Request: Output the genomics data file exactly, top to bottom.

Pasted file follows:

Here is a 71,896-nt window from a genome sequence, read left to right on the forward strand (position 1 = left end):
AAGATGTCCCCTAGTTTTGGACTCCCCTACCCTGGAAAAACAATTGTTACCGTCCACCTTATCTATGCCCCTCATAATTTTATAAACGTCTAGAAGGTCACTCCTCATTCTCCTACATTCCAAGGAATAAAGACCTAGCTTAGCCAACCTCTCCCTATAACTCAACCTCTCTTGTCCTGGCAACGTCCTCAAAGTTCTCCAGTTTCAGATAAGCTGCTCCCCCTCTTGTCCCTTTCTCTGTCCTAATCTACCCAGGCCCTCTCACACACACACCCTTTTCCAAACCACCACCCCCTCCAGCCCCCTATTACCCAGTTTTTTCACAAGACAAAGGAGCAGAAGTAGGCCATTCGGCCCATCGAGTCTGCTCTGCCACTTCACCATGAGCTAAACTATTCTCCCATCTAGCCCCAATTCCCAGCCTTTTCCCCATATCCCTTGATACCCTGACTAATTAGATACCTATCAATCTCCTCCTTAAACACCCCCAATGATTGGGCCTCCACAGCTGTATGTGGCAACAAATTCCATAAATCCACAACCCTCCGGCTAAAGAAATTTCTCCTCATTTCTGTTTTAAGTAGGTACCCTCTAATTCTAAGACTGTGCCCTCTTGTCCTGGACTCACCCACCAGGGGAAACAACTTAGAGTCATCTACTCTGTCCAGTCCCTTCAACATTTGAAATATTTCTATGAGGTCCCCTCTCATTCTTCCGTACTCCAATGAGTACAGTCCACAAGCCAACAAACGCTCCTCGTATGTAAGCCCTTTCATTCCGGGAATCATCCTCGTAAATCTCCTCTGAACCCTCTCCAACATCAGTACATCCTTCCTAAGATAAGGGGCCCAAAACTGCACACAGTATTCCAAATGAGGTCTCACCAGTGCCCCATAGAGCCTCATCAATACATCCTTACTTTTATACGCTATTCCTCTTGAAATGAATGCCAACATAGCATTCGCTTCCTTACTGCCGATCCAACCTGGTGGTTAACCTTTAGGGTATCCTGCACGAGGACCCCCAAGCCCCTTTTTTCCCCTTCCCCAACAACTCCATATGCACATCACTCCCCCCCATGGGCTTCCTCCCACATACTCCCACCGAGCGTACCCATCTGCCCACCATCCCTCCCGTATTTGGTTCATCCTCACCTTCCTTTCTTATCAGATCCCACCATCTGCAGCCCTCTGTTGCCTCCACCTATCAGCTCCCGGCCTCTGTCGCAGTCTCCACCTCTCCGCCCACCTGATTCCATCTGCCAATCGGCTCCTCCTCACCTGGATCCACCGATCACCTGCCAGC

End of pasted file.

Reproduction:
Here is a 71,896-nt window from a genome sequence, read left to right on the forward strand (position 1 = left end):
AAGATGTCCCCTAGTTTTGGACTCCCCTACCCTGGAAAAACAATTGTTACCGTCCACCTTATCTATGCCCCTCATAATTTTATAAACGTCTAGAAGGTCACTCCTCATTCTCCTACATTCCAAGGAATAAAGACCTAGCTTAGCCAACCTCTCCCTATAACTCAACCTCTCTTGTCCTGGCAACGTCCTCAAAGTTCTCCAGTTTCAGATAAGCTGCTCCCCCTCTTGTCCCTTTCTCTGTCCTAATCTACCCAGGCCCTCTCACACACACACCCTTTTCCAAACCACCACCCCCTCCAGCCCCCTATTACCCAGTTTTTTCACAAGACAAAGGAGCAGAAGTAGGCCATTCGGCCCATCGAGTCTGCTCTGCCACTTCACCATGAGCTAAACTATTCTCCCATCTAGCCCCAATTCCCAGCCTTTTCCCCATATCCCTTGATACCCTGACTAATTAGATACCTATCAATCTCCTCCTTAAACACCCCCAATGATTGGGCCTCCACAGCTGTATGTGGCAACAAATTCCATAAATCCACAACCCTCCGGCTAAAGAAATTTCTCCTCATTTCTGTTTTAAGTAGGTACCCTCTAATTCTAAGACTGTGCCCTCTTGTCCTGGACTCACCCACCAGGGGAAACAACTTAGAGTCATCTACTCTGTCCAGTCCCTTCAACATTTGAAATATTTCTATGAGGTCCCCTCTCATTCTTCCGTACTCCAATGAGTACAGTCCACAAGCCAACAAACGCTCCTCGTATGTAAGCCCTTTCATTCCGGGAATCATCCTCGTAAATCTCCTCTGAACCCTCTCCAACATCAGTACATCCTTCCTAAGATAAGGGGCCCAAAACTGCACACAGTATTCCAAATGAGGTCTCACCAGTGCCCCATAGAGCCTCATCAATACATCCTTACTTTTATACGCTATTCCTCTTGAAATGAATGCCAACATAGCATTCGCTTCCTTACTGCCGATCCAACCTGGTGGTTAACCTTTAGGGTATCCTGCACGAGGACCCCCAAGCCCCTTTTTTCCCCTTCCCCAACAACTCCATATGCACATCACTCCCCCCCATGGGCTTCCTCCCACATACTCCCACCGAGCGTACCCATCTGCCCACCATCCCTCCCGTATTTGGTTCATCCTCACCTTCCTTTCTTATCAGATCCCACCATCTGCAGCCCTCTGTTGCCTCCACCTATCAGCTCCCGGCCTCTGTCGCAGTCTCCACCTCTCCGCCCACCTGATTCCATCTGCCAATCGGCTCCTCCTCACCTGGATCCACCGATCACCTGCCAGC